The paperwork to secure the building permits for the proposed 40-story Hub District tower to rise up to 435 feet in height at One Oak Street – at the prominent intersection of Oak, Market and Van Ness Avenue – has been filed.

And with the project team preparing for the public hearing at which the 304-unit development could be approved and its Impact Report certified, SCB and Snohetta have refined the design for the tower and its podium, as rendered with Trumark Urban’s adjacent 12-story building to rise at 1554 Market Street for context.

The proposed development includes 4,000 square feet of restaurant/retail space at the base of the tower, primarily fronting Market Street and adjacent to a new 15,000-square-foot “Oak Plaza” on the corner and upon the existing Oak Street right-of-way.

Assuming the One Oak project is approved, it will take an estimated 32 months for Build Inc. to build once the ground is broken.

And once again, the condominium development will be 100 percent market rate as the team plans to pay an in-lieu fee to meet the City’s inclusionary housing requirements, a fee which is envisioned to fund the development of below market rate (BMR) units along Octavia Boulevard on former Central Freeway Parcels R, S and U.

36 thoughts on “Proposed One Oak Tower Closer to Reality”
  1. I’m ready for something to get going on that corner, and would be nice if all 4 projects are building during the coming slump. But should be even taller!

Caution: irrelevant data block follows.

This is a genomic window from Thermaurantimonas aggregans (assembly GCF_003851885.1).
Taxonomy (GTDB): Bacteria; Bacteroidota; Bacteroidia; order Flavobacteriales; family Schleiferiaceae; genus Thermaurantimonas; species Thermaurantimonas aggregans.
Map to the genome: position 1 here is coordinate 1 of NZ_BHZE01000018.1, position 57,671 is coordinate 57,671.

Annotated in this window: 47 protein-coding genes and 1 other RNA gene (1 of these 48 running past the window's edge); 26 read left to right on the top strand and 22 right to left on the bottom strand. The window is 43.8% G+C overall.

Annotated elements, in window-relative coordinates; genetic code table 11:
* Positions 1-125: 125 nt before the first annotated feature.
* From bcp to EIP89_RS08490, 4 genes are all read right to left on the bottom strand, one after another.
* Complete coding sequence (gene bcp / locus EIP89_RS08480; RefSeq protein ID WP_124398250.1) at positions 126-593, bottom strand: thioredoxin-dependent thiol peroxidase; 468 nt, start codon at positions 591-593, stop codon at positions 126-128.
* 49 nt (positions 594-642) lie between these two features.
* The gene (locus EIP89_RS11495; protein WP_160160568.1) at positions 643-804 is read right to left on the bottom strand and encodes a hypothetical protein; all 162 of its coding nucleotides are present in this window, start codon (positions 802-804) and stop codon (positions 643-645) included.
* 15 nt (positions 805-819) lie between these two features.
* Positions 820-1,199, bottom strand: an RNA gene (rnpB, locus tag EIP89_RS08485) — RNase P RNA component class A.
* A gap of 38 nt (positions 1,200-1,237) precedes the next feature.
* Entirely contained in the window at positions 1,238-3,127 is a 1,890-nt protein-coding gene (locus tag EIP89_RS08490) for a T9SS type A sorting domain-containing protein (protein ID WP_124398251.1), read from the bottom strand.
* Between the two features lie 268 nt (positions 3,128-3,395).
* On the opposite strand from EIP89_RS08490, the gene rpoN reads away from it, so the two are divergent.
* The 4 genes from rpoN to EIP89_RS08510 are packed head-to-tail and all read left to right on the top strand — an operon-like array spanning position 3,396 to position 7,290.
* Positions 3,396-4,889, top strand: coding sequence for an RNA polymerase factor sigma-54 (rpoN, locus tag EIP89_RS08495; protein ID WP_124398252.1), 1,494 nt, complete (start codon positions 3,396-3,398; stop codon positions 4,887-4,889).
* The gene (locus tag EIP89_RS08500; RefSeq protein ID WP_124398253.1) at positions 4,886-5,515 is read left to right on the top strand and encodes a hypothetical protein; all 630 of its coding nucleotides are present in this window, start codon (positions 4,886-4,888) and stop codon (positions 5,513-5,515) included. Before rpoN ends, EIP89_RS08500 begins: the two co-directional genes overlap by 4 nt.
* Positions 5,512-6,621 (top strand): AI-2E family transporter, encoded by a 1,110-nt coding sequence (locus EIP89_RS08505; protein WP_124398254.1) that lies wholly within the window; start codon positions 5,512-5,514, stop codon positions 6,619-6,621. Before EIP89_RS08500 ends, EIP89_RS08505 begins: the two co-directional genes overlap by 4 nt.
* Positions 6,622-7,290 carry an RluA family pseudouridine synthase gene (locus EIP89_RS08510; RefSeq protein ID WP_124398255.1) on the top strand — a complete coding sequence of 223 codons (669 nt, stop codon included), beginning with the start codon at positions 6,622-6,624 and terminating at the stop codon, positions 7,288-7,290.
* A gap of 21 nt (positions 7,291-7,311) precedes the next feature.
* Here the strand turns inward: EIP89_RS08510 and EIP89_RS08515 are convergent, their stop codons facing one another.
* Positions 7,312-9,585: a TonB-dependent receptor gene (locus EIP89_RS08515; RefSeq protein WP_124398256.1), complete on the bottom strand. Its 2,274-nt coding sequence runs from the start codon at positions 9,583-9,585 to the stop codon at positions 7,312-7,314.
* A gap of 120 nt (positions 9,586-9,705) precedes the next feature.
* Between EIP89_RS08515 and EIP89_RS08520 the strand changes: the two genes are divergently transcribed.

2. I wonder if the All Star Cafe will move back into the retail space of the new building 🙂 Nice to see a potential reality progressing to make the most of this prime SF intersection.

  3. Regular commentators know that I’m not part of the knee-jerk “build it taller” crowd – but this should be taller. It looks so squat in that side view, and given the other developments proposed for the “Hub”, this is not going to wind up being the outstanding landmark building that it should be.

    (Aside: That side view up Van Ness is a horrible rendering from a political standpoint – it depicts Van Ness as a dark, shadowed street with no life. Whoever did this rendering should be fired; they should have depicted Van Ness at midday, when its sunlit, and with street vegetation (at least, whatever street vegetation is going to survive BRT…)

    1. The base is way too big and bulky which makes the tower look squat. A 3/4 story base would be more appropriate but they gotta squeeze every last unit possible into the building and so the massive base .

      The Market Street side of the building when combined with 1554 will be a 10 story wall hugging the narrow sidewalk. It won’t be pedestrian/retail friendly.

      1. Totally ridiculous assertion that a 10-story street wall on the City’s main stem will somehow prove “unfriendly.” Actually, the plans of the French School for Oak/Franklin include a spur out to Market of comparable height which will very nicely complete this urban tableau for the entire block.

      2. Of the parade of absurdities you regularly drop on here, this is one of the most egregious. This is Van Ness and Market, not Winnipeg or your beloved Oakland. The most important thing in this hood is that we add many more residents and activate the streets. The low rise fantasy you seem to favor would lead to a less secure neighborhood with higher rents. All because you seem to have this idea that people shouldn’t live in tall buildings. Give your head a shake, amigo.

      3. Not only is the base too tall, it’s also built all the way to the lot line (a complete atrocity). They really should have put some shrubs between the two buildings.